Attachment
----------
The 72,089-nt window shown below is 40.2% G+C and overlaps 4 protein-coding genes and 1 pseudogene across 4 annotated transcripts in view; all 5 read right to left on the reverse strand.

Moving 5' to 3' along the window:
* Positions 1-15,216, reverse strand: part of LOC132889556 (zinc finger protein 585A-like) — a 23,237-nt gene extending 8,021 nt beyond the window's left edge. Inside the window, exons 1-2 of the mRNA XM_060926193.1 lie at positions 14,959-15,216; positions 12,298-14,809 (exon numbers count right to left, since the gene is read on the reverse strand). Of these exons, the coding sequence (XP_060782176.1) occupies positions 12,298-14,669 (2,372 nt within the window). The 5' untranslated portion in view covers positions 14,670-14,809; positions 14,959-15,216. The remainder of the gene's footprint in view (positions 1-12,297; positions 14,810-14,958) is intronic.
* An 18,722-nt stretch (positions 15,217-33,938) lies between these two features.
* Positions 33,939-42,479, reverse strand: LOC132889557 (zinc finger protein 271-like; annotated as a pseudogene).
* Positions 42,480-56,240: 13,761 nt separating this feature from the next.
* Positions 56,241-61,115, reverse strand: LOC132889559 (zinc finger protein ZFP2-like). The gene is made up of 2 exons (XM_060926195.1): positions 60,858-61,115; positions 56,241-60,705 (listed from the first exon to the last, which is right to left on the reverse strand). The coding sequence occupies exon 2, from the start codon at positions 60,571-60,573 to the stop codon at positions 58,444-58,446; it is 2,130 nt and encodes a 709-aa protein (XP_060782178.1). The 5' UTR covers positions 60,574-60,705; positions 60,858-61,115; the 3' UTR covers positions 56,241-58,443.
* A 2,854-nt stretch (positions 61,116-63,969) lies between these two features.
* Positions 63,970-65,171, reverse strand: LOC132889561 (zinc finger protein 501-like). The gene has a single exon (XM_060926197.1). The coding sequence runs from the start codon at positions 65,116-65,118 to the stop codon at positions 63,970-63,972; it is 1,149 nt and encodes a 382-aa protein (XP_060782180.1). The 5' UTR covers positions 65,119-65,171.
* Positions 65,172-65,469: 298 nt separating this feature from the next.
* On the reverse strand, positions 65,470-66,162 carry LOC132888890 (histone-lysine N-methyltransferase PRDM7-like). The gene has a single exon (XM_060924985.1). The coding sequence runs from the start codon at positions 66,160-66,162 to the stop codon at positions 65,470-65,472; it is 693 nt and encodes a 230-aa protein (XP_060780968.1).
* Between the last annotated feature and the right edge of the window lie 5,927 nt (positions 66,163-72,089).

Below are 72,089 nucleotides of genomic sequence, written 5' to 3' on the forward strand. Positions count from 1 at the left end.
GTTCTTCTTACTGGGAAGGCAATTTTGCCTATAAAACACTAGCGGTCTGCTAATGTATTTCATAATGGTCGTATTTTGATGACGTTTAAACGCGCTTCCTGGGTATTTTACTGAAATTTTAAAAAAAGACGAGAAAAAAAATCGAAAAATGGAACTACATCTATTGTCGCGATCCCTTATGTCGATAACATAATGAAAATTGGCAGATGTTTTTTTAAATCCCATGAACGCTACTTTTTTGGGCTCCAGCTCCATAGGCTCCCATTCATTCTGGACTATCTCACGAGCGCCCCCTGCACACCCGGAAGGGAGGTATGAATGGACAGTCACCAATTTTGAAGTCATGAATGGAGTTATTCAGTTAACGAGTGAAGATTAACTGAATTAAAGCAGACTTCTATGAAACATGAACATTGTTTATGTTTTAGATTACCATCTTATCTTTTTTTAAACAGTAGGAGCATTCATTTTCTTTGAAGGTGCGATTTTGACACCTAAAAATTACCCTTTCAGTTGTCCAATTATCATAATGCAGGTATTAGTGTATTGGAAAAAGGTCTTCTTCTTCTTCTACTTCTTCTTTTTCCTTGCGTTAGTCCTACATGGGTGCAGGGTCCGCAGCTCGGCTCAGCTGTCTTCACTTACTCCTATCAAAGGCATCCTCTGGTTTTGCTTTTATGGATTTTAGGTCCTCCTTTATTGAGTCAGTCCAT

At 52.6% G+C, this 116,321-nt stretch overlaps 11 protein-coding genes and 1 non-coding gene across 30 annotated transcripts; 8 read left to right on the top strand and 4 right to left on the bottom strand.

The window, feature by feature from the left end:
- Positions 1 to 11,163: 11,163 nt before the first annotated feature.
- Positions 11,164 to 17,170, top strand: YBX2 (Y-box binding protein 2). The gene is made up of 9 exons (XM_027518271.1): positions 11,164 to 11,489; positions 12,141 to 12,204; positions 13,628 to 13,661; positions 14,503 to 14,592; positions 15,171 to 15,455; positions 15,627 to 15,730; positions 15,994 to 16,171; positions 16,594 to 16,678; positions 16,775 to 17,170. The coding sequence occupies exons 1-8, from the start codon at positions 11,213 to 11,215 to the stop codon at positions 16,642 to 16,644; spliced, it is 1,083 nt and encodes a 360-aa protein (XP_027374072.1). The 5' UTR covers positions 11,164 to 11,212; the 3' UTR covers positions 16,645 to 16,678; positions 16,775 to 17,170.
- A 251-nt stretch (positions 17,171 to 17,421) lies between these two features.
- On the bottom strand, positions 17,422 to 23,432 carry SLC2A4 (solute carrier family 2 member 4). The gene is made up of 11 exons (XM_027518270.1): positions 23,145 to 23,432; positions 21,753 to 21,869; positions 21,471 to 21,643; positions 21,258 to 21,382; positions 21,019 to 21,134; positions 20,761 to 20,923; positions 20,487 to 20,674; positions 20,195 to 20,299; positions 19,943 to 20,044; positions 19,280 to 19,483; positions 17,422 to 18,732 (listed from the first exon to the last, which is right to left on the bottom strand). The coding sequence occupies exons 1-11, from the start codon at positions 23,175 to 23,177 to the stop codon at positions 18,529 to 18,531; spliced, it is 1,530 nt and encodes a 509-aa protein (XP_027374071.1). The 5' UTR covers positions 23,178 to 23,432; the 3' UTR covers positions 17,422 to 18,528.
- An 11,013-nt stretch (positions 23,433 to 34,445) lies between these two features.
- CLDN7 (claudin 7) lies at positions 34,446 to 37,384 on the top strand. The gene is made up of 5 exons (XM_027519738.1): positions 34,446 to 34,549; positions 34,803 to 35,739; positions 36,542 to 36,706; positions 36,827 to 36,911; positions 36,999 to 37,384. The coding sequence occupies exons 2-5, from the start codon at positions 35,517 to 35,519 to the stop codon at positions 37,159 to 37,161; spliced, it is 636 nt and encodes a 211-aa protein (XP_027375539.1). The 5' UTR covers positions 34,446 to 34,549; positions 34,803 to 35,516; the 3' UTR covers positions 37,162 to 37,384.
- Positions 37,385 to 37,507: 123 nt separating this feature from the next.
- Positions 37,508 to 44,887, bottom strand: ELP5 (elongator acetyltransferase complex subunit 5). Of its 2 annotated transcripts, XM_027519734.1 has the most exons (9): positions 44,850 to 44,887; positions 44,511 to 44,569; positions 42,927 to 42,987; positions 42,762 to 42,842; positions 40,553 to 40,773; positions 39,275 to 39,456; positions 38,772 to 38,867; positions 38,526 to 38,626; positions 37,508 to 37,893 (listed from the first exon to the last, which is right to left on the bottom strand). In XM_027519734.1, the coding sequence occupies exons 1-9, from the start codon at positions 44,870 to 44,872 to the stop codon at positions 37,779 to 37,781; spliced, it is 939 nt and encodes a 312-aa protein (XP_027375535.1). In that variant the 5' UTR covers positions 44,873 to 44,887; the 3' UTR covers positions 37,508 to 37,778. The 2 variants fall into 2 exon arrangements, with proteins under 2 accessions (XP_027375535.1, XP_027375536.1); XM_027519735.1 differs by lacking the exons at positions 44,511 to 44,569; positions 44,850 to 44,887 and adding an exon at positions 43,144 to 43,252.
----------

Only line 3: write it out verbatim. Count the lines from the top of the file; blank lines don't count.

* Positions 1-15,216, reverse strand: part of LOC132889556 (zinc finger protein 585A-like) — a 23,237-nt gene extending 8,021 nt beyond the window's left edge. Inside the window, exons 1-2 of the mRNA XM_060926193.1 lie at positions 14,959-15,216; positions 12,298-14,809 (exon numbers count right to left, since the gene is read on the reverse strand). Of these exons, the coding sequence (XP_060782176.1) occupies positions 12,298-14,669 (2,372 nt within the window). The 5' untranslated portion in view covers positions 14,670-14,809; positions 14,959-15,216. The remainder of the gene's footprint in view (positions 1-12,297; positions 14,810-14,958) is intronic.